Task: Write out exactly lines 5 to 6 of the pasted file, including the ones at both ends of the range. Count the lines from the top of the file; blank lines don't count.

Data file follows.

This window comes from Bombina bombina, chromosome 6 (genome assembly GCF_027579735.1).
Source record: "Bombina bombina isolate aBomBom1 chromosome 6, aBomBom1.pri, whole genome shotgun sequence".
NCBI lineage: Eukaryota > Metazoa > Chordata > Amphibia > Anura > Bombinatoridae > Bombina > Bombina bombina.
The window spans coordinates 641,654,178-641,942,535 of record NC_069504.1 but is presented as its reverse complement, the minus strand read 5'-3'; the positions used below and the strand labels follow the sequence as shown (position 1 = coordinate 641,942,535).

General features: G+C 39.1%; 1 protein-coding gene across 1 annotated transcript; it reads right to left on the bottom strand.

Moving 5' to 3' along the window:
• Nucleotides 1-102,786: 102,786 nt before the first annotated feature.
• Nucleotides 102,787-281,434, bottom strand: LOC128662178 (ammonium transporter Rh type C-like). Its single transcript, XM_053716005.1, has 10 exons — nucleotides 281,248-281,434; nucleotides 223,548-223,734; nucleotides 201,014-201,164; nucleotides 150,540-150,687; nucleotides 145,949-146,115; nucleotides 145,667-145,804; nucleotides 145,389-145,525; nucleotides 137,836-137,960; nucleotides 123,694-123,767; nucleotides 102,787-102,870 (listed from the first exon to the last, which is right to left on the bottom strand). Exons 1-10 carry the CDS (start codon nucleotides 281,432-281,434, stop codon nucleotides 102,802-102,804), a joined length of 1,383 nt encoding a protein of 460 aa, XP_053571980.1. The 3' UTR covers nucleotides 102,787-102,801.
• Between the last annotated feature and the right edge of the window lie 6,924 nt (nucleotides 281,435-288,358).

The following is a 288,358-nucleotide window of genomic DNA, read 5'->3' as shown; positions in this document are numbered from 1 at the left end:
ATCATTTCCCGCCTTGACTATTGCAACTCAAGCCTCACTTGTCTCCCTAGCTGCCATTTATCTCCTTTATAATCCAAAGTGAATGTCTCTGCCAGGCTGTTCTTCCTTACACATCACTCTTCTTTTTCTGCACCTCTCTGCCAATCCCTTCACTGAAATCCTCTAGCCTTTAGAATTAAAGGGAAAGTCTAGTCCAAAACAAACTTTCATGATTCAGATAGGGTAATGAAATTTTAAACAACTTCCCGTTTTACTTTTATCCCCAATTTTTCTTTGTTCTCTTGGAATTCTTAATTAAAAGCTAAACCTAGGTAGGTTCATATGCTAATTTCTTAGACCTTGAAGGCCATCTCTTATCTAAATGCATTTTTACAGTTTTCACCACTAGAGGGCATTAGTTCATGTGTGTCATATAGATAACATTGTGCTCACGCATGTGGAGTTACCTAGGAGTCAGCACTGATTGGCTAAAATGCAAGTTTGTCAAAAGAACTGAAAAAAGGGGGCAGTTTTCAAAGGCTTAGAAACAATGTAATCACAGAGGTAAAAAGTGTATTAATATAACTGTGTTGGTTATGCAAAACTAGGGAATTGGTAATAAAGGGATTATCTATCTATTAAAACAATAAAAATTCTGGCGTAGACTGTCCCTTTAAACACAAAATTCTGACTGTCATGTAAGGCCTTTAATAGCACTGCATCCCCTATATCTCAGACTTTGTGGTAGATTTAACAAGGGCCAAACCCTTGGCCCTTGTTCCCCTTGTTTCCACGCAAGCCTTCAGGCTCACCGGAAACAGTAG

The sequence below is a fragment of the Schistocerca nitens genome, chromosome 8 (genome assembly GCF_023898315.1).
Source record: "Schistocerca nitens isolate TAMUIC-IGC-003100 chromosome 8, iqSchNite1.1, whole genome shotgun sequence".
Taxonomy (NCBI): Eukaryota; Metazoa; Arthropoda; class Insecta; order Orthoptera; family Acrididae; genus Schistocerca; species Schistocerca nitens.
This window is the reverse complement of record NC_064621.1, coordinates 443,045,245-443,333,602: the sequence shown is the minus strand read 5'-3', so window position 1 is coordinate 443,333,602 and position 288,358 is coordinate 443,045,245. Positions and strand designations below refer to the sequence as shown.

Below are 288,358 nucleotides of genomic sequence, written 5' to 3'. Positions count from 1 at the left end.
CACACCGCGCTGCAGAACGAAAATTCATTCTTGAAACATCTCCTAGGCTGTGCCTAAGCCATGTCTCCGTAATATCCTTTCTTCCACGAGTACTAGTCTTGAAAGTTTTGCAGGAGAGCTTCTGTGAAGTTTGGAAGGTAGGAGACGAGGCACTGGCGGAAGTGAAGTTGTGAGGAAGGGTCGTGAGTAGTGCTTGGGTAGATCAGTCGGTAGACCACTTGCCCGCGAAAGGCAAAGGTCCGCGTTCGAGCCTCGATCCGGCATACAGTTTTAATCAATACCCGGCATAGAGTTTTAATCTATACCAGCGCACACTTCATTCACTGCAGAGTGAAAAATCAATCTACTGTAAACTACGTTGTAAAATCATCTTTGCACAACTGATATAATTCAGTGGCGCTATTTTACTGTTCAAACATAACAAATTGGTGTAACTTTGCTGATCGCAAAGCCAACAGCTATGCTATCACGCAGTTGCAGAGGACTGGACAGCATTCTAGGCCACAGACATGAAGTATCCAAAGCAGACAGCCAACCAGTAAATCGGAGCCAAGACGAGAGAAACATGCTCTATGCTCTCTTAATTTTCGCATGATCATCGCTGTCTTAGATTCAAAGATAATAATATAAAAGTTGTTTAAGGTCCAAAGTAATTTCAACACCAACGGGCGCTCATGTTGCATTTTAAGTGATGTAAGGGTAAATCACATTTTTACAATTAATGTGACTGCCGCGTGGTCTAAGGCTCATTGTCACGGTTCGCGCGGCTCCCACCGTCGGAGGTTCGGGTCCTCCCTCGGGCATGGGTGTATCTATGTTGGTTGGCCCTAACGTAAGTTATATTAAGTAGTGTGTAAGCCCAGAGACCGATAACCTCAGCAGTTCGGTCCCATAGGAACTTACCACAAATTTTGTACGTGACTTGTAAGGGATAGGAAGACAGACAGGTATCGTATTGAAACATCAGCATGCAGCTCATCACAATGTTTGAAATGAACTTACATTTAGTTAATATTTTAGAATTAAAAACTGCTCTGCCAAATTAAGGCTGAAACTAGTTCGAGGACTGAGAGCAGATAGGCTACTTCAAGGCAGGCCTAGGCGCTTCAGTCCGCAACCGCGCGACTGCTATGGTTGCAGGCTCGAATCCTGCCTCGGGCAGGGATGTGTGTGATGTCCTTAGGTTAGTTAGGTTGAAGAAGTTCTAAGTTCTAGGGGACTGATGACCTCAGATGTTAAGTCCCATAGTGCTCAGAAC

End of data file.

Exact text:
General features: G+C 39.1%; 1 protein-coding gene across 1 annotated transcript; it reads right to left on the bottom strand.

Moving 5' to 3' along the window: